Which History in Obergefell v. Hodges?

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Nancy F. Cott is Jonathan Trumbull Professor of American History at Harvard University. She is also President-Elect of the OAH. This post is extracted from an essay written for the Summer 2015 issue of the American Historical Association’s Perspectives on History. Thanks to the AHA for permission to repost a portion of it. 

History really matters in Obergefell v. Hodges [et al.], the US Supreme Court case that has brought equal marriage rights to same-sex couples in every state. Justice Anthony Kennedy, writing for the majority, needs the history of marriage to lay the groundwork for his reasoning. “Before addressing the principles and precedents that govern these cases,” the opinion begins, “it is appropriate to note the history of the subject now before the Court.” The opinion proceeds to make the crucial claims that marriage “has not stood in isolation from developments in law and society”; it has “evolved over time.” Why should such points be necessary? Because the dissent written by Justice John Roberts (and signed by the other three dissenters) embraces a very different view. Justice Roberts calls marriage an “unvarying social institution enduring over all of recorded history.” It is “a social institution that has formed the basis of human society for millennia, for the Kalahari Bushmen and the Han Chinese, the Carthaginians and the Aztecs.” More than one version of the history of marriage is operating here, in other words.

The court majority focuses squarely on the history of marriage as a civil institution within the US constitutional order, after a brief bow to the institution’s “centrality” in “the human condition… for millennia and across civilizations.” The opinion sees that “the history of marriage is one of both continuity and change” in the United States. In this approach, the opinion follows—and explicitly cites—the historians’ amicus brief submitted by the American Historical Association. Historians in the AHA should be pleased that the intent in the amicus brief “to provide accurate historical perspective” has reached its mark. The court also explicitly cites a second historians’ brief, submitted by the Organization of American Historians, in reference to the history of condemnation and criminalization of same-sex intimacy until recent decades. These citations are especially notable, because the justices are not bound to read the amicus briefs. They are optional. (More likely their clerks do the reading initially, if at all.) In this case there were more than 100 amici to choose among. The court’s opinion cites only three others besides the two historians’ amicus briefs.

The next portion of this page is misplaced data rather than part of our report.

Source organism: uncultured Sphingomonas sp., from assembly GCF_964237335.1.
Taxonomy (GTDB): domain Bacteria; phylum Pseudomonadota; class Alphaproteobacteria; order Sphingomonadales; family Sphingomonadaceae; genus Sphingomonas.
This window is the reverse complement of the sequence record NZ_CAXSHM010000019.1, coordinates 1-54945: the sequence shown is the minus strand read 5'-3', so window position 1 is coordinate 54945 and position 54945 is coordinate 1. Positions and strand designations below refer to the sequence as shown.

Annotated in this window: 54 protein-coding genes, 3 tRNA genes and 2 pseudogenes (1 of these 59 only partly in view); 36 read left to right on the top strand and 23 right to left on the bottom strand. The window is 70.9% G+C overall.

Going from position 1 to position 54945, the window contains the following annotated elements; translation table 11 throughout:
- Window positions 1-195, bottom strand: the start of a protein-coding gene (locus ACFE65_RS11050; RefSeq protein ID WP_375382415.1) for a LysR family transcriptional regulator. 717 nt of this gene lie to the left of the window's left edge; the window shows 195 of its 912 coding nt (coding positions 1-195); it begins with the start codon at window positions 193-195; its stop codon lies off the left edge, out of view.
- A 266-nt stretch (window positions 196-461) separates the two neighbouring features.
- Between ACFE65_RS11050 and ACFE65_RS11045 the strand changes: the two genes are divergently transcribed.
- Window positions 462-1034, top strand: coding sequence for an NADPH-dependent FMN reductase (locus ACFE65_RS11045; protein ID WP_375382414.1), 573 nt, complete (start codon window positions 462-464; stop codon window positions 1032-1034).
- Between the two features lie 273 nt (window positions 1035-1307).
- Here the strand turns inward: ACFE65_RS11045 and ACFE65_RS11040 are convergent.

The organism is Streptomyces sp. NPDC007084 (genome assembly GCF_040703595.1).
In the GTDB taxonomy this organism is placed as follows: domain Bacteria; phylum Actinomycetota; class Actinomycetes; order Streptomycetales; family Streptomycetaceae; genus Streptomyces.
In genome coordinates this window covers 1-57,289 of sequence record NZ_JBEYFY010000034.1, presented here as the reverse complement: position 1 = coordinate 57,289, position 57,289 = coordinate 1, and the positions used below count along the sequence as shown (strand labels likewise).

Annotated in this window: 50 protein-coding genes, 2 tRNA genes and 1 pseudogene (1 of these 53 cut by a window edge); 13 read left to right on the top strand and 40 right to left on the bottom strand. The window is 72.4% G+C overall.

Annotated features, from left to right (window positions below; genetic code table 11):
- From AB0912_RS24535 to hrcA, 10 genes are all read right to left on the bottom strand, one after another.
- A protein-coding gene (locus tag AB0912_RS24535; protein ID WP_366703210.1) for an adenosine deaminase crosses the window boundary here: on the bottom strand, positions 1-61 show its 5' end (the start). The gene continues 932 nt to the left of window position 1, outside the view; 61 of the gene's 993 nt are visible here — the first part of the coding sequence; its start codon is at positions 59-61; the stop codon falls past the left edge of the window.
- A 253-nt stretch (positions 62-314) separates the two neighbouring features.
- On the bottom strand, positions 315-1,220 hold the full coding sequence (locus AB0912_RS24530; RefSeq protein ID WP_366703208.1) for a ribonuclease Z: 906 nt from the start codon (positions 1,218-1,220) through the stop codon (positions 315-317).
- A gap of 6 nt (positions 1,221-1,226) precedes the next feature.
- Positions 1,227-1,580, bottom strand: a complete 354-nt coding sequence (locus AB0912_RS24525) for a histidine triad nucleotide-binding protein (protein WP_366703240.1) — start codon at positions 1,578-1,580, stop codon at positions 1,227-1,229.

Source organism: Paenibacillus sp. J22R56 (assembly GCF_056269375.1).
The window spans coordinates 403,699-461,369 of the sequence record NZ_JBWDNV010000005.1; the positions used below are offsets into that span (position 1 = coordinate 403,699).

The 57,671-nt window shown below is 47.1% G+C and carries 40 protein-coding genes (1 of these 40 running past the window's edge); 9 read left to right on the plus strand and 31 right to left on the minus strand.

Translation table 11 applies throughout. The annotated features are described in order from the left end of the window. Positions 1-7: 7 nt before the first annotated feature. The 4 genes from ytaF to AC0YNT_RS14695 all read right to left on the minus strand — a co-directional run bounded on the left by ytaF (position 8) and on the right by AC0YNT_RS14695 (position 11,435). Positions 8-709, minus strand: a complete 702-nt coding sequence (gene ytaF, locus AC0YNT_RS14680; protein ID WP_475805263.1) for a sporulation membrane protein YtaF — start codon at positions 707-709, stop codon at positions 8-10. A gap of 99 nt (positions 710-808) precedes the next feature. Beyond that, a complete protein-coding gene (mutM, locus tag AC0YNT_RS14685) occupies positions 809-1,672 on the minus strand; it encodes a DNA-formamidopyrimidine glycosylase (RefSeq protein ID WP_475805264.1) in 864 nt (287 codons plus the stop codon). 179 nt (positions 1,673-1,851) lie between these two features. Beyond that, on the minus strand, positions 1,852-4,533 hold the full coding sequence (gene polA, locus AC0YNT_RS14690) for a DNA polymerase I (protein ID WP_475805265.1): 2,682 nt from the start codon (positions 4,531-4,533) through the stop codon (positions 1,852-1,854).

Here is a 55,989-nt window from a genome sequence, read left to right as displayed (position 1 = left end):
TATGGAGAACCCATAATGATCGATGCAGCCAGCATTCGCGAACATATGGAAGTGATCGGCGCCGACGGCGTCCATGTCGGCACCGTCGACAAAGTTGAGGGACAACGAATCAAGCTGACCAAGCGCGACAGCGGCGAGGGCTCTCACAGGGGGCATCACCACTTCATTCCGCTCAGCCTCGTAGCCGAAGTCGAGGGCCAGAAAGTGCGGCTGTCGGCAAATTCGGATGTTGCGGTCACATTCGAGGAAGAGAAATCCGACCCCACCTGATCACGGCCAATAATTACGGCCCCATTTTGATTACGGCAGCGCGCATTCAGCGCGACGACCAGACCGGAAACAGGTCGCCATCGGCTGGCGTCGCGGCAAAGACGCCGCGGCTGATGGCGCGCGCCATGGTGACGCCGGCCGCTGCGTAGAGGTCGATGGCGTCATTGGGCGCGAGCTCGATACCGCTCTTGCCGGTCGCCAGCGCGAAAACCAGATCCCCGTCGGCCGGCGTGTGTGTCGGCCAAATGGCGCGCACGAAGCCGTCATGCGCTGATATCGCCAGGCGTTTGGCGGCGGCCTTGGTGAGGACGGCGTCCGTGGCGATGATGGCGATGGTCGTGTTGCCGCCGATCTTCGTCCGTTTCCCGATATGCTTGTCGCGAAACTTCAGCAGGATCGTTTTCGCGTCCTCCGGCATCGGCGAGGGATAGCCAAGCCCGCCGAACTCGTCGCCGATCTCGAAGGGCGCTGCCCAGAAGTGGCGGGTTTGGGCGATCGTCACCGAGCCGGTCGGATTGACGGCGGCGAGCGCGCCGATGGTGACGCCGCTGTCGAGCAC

In drawing attention to ways that marriage in the United States has changed over time to admit new understandings of liberty and equality, the court takes note of previous changes in marriage, long before the question of same-sex marriage came up, and says these “were not mere superficial changes. Rather, they worked deep transformations in its structure, affecting aspects of marriage long viewed by many as essential.” The opinion mentions the shift from arranged marriages to volitional contracts and the gradual demise of coverture, once “society began to understand that women have their own equal dignity,” as examples. The understanding that marriage in the United States has had a long history of prior changes underpins the majority’s approach to the legitimacy of marriage between couples of the same sex and buttresses its assertion that “changed understandings of marriage are characteristic of a Nation where new dimensions of freedom become apparent to new generations.”

The court’s constitutional reasoning interprets the due process clause and the equal protection clause of the Fourteenth Amendment together, to conclude that the right to marry is a right so fundamental that it cannot be denied to couples of the same sex. In every precedent cited to back this up, the court concedes, “a relationship involving opposite-sex partners” was at issue. But again sounding the theme of change over time, in constitutional interpretation as well as in marriage itself, the court points out “If rights were defined by who exercised them in the past, then received practices could serve as their own continued justification and new groups could not invoke rights once denied.”

Read the rest of this piece at Perspectives on History

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